Hello, I am ‘One Soup at a Time’ and I am a cookbook addict! I just can’t resist. I think I may be responsible for half the sales in my local Waterstones branch. It works out well for Oxfam books too, as I do occasionally cull my hoard and donate.
My most recent treat was The Flavour Thesaurus by Niki Segnit. I haven’t had time to study it in any detail but it did get me thinking about the cookbooks that meant the most to me over the years. After a lot of soul searching I decided to make it easy on myself by identifying the books I used most at four key points in my life and still use today.
The categories I devised are: childhood, school/university, successfully adulting and now.
Let’s be clear about one thing… I’ve included this book as my childhood choice as it was always present in the house when I was a child, NOT because I saved up my pocket money and bought it when it was published in 1946. Its pages are stuffed with notes and recipes that have been shoved in over the years. I’m not sure where many of the notes originated but I did come across the recipe for my childhood favourite – pineapple cake.
My recipe for Oatmeal Soup was inpsired by this book and I say a bit more about its background in that blog. I will definitly try some more of its recipes and have been really surpised by just now contemporary some of the recipes sound. They wouldn’t be out of place on a bistro menu today e.g. macaroni cheese croquettes, tomato toast and cauliflower salad would make a nice set of sharing plates.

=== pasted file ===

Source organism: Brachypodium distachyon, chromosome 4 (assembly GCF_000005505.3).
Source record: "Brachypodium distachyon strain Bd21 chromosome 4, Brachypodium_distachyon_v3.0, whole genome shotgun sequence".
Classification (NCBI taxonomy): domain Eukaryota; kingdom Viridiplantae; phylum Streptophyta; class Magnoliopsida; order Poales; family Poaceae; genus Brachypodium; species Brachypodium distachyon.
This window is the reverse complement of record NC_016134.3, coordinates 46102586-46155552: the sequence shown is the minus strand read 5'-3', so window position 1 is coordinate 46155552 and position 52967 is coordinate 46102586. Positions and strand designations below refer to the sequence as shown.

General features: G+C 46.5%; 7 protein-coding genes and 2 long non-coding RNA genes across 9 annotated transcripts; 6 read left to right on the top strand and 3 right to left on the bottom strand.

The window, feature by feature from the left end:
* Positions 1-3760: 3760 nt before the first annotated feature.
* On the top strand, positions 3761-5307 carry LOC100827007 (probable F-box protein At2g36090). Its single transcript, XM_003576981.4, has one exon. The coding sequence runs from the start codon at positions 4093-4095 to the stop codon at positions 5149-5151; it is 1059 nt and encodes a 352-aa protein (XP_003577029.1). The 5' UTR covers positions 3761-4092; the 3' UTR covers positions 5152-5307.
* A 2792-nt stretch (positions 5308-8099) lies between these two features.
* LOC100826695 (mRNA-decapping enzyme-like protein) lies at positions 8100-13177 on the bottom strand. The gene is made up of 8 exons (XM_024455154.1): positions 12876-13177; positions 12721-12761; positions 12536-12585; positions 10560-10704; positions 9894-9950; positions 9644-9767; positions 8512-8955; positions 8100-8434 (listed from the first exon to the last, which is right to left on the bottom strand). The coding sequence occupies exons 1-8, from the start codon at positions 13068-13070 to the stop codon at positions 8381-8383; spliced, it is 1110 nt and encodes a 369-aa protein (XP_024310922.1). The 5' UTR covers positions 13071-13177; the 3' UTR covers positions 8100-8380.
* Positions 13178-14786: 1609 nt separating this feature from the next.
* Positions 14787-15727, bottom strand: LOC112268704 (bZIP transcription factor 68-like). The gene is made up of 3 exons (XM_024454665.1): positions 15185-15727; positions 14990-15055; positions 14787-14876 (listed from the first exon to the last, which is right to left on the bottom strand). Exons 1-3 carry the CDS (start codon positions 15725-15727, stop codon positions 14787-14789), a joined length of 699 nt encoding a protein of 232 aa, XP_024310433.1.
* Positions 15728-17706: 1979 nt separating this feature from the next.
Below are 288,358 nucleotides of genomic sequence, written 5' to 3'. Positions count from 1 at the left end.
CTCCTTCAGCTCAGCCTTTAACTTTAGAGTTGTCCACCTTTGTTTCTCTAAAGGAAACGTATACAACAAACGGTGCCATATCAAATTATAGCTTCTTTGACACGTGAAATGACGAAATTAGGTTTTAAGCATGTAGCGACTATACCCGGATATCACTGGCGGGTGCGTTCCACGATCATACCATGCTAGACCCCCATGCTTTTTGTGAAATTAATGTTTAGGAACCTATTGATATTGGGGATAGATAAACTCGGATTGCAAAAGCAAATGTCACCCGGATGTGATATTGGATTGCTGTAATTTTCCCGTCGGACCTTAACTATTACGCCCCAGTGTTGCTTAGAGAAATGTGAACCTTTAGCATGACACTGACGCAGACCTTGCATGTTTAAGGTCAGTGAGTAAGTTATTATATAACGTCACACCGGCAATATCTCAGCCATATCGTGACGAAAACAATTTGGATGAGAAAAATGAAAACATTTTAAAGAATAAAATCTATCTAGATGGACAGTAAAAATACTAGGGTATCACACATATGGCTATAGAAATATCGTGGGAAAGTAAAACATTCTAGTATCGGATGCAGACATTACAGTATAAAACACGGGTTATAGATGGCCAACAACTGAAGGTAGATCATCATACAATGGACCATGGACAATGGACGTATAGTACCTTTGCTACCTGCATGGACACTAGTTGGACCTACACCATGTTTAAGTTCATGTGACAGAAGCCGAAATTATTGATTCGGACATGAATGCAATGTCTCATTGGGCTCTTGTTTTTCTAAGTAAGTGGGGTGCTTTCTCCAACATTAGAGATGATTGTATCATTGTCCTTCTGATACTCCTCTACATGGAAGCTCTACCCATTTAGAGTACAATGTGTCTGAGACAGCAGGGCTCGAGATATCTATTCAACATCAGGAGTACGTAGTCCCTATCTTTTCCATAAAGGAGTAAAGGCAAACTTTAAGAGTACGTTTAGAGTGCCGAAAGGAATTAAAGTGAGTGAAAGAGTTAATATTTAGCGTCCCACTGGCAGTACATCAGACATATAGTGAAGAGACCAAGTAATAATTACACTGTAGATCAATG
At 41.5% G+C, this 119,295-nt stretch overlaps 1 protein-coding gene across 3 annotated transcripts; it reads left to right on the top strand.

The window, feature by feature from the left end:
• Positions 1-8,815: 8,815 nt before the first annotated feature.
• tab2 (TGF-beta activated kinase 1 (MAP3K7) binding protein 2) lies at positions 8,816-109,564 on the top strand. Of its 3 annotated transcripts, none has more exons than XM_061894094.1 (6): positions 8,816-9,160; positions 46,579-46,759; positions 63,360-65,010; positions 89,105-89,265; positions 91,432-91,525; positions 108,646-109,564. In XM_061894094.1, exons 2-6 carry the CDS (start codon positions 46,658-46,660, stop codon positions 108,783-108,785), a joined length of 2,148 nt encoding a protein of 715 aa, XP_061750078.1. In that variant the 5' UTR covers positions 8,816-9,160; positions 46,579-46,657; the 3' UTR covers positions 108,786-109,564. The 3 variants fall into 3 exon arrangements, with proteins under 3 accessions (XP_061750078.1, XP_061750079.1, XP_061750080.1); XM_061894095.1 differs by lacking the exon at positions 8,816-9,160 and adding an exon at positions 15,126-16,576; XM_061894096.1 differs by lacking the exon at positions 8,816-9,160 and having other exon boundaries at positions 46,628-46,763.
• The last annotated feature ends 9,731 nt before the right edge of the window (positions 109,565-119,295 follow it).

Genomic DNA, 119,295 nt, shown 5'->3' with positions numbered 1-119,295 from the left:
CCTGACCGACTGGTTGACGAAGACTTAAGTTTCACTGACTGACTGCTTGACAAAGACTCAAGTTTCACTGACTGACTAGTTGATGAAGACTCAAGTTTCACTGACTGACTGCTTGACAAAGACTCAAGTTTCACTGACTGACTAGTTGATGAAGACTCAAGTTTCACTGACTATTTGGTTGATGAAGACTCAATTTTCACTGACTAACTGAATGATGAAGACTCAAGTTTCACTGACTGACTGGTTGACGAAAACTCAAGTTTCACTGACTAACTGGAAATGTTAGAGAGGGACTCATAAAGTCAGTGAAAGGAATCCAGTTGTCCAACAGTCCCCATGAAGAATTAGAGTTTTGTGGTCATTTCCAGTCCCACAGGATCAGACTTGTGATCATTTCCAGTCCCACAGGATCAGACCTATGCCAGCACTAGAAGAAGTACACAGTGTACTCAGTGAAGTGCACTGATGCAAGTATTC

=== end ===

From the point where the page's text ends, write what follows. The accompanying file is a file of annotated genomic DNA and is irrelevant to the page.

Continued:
My copy is long out of publication but I have provided a link to the current version.
School / university
I had to include this book as it inspired most of the food I still make today, even if I no longer follow the recipes. I bought this book in the early 1980s when Scotland was far from a vegetarian haven. If you were eating out anywhere other than an Indian restaurant, the odds were you had an omelette. Its certainly changed days now! This book opened up a whole new world, full of wonderfully exciting flavour. I wouldn’t be vegetarian today without it.
OK, some may be surprised at my claim of sucessfully adulting, but I think having a go-to cookbook for proper dinner parties qualifies for that status. A lot of the recipes work well as shared plates, particularly the sweetcorn with lime and chilli butter, zucchini with mint and feta and roasted beet salad. This is an edited recipe collection, rather than the definitive work of any one cook but the food does have a distinct identity. The sweet potato and pear soup recipe I shared previoulsy comes from this book.
It had to be So Vegan in 5 by Roxy Pope and Ben Pook! I LOVE IT. It really does do what is says on the tin – all recipes only have five ingredients. It has been used constantly in my house since I first bought it and all recipes have worked perfectly first time. We aim to try one new recipe from it every week, that way we won’t just stick with our first one or two favourites. My highlights so far must be:
- Whole roasted cauliflower korma
- Super squash tray bake
- Peanut butter tofu zoodles
- Apricot and rosemary nut roast
What’s next? I think I’ll try the asparagus tarts.
I hope this provides some inspiratrion. Why not dig out some cookbooks and recipes you’ve not looked at in a while. Who knows what you’ll find.
Don’t forget to tell me about your favourites too. I’d love to hear all about them.
- No author 1946. The Scottish Women’s Rural Institutes Cookery Book, Sixth Edition, Edinburgh, Scottish Womans Rural Institute.
- Duff, G. 1978. Vegetarian Cookbook, London, Pan Books Ltd.
- Carter, R (ED), 2004. Vegie Food. Ausrailia, Murdoch Books.
- Pope, R. & Pook, B. 2018. So Vegan in 5, London, Lagom.